Here It Comes
Something big approaches. We feel it.
Thunder gets in us, rattles around in
the chest like a growl disconnected
from the vocal cords, the mouth.
Before the train enters stage right,
red lights flash and a bar drops to prevent
a car from getting caught up in its velocity.
The ocean announces itself miles away,
salting the air. We hold it in, enormity
nebulized. I catch myself listening for it
sometimes, wanting a giant to walk above
me, as if crossing a bedroom upstairs. Boom,
boom, boom, I’m ready, here it comes.
What is standing across from me
on the other end of my seesaw
to prevent me from catapulting
into the sky. Or smashing down
through the floorboards, splinters
floating up like volcanic ash.
What is my counterweight, and
what body does it borrow when
it manifests itself to me. Does it
jump on and off, rattle my stance
by jiggling a foot. How steady is
the ground, right now. On a scale
of Richter-registered tremors to
Mount Sinai composure, where
is this patch of planet. Dear deity
of gravity, I feel there is something
between us. Thank you for sharing
this fulcrum so very graciously.
Your Name on a Grain of Rice
Your name on a grain of rice.
Your name, tiny, encapsulated.
Your name scribbled on a white
grain of rice, kept in an amulet.
Your name strung around your
own neck on a black satin cord.
Your name burned into matter.
Your name, a touchable thing.
Your name spoken to a stranger
whose hands grapple with it.
Your name, a way to remember
yourself walking on the beach.
Your name, of the rice itself.
Your name, organic, growing.
Your name rising from within
the rice to meet the outer world.
Your name, given to you, which
you give to or etch in others.
We are on the seventh floor of our buildings,
across the street from one another.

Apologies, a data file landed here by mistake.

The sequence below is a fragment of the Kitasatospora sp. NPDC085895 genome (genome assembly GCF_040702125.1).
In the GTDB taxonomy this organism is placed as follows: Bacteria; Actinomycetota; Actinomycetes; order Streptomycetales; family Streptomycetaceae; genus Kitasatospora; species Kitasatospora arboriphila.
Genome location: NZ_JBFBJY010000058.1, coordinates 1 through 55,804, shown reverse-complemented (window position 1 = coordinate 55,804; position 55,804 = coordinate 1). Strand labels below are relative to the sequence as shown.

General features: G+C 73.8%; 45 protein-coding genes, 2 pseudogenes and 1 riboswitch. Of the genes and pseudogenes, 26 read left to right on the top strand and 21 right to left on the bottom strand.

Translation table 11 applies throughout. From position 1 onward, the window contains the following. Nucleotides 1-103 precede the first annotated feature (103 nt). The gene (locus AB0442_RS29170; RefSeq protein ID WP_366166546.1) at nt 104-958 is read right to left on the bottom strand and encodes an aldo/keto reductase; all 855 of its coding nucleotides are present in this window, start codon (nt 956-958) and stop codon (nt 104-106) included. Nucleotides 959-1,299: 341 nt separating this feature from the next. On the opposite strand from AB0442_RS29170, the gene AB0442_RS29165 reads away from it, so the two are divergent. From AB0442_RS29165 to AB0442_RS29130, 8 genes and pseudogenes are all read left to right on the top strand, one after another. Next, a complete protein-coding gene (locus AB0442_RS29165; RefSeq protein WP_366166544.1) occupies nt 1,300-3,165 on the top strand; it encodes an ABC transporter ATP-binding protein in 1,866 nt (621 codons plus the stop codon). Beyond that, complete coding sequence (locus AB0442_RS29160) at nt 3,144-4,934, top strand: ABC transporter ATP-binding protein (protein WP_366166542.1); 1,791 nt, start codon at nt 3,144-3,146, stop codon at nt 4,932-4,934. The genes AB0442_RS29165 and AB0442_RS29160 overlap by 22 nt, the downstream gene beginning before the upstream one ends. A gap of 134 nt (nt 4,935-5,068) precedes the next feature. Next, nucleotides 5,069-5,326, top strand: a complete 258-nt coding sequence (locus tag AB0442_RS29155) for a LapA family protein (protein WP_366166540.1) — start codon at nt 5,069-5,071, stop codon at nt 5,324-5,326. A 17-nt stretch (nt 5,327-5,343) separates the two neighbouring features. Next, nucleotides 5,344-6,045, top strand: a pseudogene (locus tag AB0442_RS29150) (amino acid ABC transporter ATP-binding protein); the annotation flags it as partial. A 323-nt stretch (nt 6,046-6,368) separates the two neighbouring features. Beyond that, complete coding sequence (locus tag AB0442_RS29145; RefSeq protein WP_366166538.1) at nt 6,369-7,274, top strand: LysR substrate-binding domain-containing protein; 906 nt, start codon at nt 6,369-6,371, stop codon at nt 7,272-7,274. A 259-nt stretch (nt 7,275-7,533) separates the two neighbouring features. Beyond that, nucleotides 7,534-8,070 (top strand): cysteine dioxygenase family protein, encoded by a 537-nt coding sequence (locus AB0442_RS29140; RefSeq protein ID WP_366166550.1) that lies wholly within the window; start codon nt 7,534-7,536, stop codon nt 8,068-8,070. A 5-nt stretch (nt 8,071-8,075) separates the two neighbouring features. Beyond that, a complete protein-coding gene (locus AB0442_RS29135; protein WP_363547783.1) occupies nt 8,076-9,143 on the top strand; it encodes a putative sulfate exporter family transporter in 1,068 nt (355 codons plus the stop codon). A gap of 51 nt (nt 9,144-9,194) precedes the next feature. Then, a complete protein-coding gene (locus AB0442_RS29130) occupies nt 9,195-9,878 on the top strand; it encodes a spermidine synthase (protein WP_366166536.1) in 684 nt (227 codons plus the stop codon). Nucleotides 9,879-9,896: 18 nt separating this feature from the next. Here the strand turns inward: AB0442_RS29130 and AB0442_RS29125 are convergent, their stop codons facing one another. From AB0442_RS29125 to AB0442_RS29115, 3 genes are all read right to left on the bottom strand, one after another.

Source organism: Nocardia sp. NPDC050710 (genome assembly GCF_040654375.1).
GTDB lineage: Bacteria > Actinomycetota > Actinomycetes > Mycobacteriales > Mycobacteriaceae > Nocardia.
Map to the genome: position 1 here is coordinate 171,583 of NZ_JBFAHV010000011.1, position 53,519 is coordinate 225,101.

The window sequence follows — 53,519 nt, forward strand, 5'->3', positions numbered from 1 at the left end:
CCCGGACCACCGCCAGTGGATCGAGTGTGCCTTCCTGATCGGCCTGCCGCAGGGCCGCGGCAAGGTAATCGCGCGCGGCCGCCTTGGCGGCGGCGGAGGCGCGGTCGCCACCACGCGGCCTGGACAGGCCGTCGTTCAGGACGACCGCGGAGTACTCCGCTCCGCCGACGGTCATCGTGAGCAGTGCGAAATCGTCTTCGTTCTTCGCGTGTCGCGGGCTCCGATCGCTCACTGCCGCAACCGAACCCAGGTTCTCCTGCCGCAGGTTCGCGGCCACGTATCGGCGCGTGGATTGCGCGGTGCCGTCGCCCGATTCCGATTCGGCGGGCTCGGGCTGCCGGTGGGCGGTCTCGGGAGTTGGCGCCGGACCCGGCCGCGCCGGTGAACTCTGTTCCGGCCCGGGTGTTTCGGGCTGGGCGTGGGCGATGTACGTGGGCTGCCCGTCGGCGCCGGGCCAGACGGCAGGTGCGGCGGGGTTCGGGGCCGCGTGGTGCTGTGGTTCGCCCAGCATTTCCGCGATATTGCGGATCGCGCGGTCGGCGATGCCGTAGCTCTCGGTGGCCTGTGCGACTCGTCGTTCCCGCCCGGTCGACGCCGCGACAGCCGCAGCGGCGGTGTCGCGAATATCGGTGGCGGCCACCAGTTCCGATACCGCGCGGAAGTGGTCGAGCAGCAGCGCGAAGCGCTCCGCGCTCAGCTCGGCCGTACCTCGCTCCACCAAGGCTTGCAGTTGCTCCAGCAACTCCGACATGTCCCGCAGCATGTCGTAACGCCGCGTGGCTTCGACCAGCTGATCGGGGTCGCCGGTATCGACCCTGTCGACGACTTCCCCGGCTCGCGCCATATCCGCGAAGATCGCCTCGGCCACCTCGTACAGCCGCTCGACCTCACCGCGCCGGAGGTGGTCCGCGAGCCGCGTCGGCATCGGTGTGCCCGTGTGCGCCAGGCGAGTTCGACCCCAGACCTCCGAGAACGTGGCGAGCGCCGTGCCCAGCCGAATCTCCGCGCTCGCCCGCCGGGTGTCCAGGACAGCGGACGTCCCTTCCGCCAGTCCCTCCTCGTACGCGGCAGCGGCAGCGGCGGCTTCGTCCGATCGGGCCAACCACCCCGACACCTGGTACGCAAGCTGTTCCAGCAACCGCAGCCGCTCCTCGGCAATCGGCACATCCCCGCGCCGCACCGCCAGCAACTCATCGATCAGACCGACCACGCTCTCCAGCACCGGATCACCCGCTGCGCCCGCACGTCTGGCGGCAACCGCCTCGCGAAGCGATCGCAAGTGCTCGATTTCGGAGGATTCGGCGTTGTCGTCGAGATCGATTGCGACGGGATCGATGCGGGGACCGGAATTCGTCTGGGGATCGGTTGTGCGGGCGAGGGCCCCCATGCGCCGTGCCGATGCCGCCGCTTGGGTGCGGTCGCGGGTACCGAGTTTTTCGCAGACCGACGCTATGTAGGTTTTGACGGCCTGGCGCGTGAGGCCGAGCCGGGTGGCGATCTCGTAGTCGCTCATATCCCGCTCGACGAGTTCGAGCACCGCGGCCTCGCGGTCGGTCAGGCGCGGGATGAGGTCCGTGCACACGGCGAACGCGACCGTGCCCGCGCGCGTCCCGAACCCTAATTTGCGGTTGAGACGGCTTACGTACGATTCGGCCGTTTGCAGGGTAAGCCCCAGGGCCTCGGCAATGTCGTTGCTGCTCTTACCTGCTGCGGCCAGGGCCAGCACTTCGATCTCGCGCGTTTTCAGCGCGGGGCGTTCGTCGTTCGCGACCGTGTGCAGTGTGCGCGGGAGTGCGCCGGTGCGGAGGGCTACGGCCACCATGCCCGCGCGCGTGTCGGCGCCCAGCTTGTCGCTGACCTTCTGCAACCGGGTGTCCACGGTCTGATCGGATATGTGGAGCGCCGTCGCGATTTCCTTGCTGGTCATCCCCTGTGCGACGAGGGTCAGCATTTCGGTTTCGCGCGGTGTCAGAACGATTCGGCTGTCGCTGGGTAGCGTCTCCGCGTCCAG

I see you every day, shoes off, heavily leaning
onto an elbow, hunched over the phone
protectively. Below your office, a health club,
a pool. Early in the day, women
in black suits slip in and out of the teal water,
their hair or caps glossy as sealskin.
To the left, the treadmills, four across. Upper
torsos, pumping arms, horses anxious
in their stalls. Is it nearness or privacy we crave,
neighbor? I watch you, and fill in your
silence: the copy machine spitting out sheets
behind you, the clink of her hand
on the metal ladder as she pulls her body from
the pool, the phone bleating
until you to touch it. Answer it so that a voice
might fill your ear. Answer.
Hannah Stephenson is a poet, editor, instructor, and singer-songwriter living in Columbus, Ohio. Hannah earned her M.A. in English from The Ohio State University in 2006, and her poems and songs have appeared in The Nervous Breakdown, qarrtsiluni, Whale Sound, FORTH, Spoonful, Birmingham Arts Journal and anthologies from Lazy Gramophone Press. She is a poetry blogger for the Huffington Post, and is the founder of Paging Columbus!, a literary arts monthly event series. You can visit her daily poetry site, The Storialist, where these and other poems appear paired with other images, or connect with her on Twitter and Facebook.